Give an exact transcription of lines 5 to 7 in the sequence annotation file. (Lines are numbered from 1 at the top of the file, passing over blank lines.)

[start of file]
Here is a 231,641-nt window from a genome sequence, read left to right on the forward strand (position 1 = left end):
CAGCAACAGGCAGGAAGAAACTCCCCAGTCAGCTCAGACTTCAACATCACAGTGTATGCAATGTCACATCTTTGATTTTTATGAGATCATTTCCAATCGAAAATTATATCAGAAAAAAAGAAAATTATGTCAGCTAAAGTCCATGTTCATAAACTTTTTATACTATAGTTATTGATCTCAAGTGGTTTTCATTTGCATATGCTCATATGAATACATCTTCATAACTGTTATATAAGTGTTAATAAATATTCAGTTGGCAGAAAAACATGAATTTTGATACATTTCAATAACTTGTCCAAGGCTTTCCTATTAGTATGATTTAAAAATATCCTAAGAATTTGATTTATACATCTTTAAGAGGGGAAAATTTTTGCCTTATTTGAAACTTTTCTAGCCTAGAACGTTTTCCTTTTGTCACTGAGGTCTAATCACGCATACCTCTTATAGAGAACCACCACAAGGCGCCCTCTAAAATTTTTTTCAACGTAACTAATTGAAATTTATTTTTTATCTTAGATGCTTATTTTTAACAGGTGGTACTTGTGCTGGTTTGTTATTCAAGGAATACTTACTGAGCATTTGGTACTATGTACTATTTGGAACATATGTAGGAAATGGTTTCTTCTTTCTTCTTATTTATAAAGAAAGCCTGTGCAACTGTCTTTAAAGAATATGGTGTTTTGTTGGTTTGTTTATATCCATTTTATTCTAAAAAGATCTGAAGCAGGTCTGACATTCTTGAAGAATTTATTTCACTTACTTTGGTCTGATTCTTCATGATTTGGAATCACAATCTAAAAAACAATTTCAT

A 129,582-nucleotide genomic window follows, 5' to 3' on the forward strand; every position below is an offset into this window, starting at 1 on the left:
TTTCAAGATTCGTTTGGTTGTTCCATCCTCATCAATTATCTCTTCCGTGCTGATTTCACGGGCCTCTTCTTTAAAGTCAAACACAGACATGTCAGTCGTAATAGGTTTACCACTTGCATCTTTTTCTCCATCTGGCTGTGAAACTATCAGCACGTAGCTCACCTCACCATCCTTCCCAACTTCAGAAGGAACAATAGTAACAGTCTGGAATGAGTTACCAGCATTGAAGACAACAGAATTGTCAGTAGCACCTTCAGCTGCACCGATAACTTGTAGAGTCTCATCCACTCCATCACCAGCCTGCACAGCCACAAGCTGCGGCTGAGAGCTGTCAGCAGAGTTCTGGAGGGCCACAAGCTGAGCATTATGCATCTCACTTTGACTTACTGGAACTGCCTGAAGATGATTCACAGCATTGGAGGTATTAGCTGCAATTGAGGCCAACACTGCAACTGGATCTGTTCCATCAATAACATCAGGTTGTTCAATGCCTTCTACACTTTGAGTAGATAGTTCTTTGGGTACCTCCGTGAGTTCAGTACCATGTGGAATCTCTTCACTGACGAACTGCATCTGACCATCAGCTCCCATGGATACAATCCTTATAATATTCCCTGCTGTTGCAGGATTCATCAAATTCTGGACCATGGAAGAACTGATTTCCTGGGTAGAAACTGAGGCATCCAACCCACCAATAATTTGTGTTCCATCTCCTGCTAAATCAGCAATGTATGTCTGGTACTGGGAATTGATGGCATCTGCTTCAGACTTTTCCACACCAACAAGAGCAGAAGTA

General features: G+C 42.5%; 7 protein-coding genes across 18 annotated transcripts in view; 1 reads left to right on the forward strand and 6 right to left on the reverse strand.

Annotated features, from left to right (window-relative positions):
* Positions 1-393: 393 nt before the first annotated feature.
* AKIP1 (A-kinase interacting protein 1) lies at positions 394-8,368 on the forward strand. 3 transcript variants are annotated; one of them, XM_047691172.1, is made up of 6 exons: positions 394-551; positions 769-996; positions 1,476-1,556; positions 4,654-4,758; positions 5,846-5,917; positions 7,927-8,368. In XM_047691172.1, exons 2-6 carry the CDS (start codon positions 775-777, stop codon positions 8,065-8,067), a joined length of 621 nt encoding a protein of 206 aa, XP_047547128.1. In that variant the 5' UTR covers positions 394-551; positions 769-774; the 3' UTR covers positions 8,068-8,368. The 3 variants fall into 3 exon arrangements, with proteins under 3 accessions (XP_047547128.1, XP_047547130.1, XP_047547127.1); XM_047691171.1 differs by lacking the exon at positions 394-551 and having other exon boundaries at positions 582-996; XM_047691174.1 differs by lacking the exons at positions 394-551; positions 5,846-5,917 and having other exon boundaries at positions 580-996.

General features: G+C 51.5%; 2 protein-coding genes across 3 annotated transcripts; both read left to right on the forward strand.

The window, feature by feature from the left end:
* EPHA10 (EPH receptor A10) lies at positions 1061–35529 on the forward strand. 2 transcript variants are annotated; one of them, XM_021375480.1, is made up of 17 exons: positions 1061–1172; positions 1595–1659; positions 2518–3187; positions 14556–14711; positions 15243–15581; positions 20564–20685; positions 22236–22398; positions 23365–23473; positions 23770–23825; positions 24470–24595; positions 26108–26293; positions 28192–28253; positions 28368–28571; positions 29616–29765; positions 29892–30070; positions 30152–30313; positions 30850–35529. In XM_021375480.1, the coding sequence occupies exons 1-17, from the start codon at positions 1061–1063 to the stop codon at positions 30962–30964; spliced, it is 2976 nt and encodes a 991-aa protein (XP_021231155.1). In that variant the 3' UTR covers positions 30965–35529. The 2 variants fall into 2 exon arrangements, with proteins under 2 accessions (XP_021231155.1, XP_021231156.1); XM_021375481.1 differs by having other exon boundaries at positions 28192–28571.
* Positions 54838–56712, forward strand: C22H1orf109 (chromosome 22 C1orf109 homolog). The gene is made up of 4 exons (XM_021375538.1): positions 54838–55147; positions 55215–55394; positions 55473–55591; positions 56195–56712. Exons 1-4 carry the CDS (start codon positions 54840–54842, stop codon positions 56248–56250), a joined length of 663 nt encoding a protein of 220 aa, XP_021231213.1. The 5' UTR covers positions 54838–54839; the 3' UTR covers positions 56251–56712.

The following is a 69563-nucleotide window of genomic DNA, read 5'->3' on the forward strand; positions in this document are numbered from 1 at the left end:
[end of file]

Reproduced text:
General features: G+C 42.5%; 7 protein-coding genes across 18 annotated transcripts in view; 1 reads left to right on the forward strand and 6 right to left on the reverse strand.

Annotated features, from left to right (window-relative positions):
* Positions 1-393: 393 nt before the first annotated feature.